We need volunteers who are interested in gardens, horticulture, social and cultural history, local history or archaeology to get involved and help support our work .
The Trust would like to enrol more volunteers who are interested in researching gardens and if you would like to join our enthusiastic team helping to understand more about our garden heritage, please contact us .
Volunteers at Marle Place
Hatton Fruit Garden
At Kent Gardens Trust, we believe that gardens, parks and other designed green spaces are a vital part of our heritage. Over the centuries, they have often been a source of pride and pleasure to people seeking peace and tranquillity in a busy world.
Gardens, parks and green spaces that have stood the test of time can chart the many cultural and social changes over the generations and, in so doing, can provide a sense of place, a sense of belonging to a particular community. They are therefore highly valued both by their owners and by those who visit them, or use them.
But all too often we risk losing this vital part of our heritage. Gardens by their very nature are ephemeral and it is natural that they should evolve and change. This can be achieved successfully through careful management. By the same token, their ephemeral nature means that gardens can easily be at risk of neglect or destruction. Sometimes this can happen without an appreciation of the garden's history and significance.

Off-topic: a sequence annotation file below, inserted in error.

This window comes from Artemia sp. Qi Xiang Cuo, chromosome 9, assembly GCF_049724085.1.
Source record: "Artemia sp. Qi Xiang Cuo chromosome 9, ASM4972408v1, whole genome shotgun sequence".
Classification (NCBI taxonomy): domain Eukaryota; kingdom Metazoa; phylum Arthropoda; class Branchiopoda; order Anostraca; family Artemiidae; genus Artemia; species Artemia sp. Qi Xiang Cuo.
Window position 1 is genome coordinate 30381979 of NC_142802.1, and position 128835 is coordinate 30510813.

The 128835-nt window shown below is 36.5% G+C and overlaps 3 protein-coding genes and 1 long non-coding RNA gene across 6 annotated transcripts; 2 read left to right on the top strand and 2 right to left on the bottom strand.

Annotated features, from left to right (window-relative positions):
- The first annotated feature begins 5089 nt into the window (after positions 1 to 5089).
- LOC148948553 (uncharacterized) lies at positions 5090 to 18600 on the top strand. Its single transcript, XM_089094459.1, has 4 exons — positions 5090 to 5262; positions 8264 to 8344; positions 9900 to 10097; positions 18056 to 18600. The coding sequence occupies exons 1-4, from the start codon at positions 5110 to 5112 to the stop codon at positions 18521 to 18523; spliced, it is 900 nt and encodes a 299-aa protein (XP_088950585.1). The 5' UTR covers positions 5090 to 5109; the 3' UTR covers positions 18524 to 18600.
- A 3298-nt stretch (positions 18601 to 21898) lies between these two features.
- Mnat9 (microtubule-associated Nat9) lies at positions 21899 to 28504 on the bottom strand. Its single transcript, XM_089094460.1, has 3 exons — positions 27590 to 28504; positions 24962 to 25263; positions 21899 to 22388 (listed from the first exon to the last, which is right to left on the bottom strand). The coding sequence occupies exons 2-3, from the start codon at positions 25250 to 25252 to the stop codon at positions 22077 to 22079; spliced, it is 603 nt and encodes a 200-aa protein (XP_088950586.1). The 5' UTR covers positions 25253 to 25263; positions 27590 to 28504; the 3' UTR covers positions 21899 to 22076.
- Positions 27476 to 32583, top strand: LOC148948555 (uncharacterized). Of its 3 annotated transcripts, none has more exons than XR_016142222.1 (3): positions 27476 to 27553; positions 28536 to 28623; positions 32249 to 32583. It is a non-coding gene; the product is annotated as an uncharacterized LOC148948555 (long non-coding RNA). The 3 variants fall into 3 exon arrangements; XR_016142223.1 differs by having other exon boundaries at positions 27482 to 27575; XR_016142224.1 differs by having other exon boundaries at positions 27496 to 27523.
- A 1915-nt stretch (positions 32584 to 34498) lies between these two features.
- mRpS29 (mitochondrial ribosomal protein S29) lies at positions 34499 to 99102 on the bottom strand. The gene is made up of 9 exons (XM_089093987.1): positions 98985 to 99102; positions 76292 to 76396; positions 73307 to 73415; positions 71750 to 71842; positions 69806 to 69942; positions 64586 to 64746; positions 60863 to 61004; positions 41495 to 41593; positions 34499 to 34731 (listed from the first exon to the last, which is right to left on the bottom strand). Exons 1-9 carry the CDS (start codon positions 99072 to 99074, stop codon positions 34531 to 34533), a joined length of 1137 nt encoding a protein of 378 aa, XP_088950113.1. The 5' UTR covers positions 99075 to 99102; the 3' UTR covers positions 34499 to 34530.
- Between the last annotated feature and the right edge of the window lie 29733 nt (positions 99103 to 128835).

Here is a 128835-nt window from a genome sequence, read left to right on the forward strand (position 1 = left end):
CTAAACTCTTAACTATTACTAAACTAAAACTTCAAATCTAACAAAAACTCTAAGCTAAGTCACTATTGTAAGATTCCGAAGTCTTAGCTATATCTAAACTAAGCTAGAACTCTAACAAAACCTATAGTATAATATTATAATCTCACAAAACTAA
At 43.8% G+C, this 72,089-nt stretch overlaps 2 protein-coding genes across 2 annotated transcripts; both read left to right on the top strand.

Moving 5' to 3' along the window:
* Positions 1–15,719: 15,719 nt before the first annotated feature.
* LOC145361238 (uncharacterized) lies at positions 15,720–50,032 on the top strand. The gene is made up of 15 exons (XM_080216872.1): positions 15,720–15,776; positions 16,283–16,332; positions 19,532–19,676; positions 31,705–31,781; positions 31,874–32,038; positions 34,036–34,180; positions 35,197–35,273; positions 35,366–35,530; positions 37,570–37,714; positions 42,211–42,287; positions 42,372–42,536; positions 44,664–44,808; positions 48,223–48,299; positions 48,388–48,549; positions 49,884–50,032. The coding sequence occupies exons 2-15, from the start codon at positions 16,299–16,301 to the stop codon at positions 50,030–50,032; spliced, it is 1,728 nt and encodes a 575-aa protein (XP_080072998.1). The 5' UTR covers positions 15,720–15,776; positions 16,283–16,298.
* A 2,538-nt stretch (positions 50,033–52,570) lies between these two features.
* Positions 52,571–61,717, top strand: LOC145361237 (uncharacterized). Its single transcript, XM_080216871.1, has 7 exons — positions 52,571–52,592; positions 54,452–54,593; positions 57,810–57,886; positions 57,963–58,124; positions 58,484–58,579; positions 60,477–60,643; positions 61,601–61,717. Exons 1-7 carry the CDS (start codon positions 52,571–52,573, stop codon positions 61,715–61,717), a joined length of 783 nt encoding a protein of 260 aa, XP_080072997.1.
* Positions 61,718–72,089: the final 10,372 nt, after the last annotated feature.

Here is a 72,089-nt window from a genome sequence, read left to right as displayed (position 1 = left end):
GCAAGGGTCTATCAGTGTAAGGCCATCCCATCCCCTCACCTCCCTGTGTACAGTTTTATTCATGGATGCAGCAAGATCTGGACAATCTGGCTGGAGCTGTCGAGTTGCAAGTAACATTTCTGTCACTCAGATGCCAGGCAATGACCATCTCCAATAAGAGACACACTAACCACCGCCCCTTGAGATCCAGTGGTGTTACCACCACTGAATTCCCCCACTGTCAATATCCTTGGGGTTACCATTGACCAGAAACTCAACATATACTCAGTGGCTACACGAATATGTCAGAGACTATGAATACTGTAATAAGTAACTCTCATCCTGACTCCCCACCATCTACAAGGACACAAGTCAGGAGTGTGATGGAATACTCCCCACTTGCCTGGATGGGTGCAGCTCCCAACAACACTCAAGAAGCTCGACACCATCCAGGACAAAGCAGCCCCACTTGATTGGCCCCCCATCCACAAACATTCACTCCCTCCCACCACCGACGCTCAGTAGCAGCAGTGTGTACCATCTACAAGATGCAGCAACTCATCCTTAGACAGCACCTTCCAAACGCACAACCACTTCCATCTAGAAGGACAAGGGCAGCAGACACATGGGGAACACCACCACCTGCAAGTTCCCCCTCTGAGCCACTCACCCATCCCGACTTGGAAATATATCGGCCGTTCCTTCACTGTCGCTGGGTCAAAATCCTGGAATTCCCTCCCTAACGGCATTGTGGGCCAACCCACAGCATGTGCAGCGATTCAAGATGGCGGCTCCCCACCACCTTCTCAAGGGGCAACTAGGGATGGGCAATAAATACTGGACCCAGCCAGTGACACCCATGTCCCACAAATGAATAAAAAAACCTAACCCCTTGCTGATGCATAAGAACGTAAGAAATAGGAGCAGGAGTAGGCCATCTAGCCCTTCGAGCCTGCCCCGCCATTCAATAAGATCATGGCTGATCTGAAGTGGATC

The Trust's activities are all directed towards protecting this valuable heritage, for present and future generations.
Our starting point is to identify historic gardens and landscapes that are important enough to protect. Therefore, an important part of what we do is to research and record these gardens.
We also comment on planning applications where appropriate and, on occasion, become involved in conservation projects.
Finally, we communicate information about parks and gardens through our events, lectures and newsletters, and we hope to develop a wider education programme.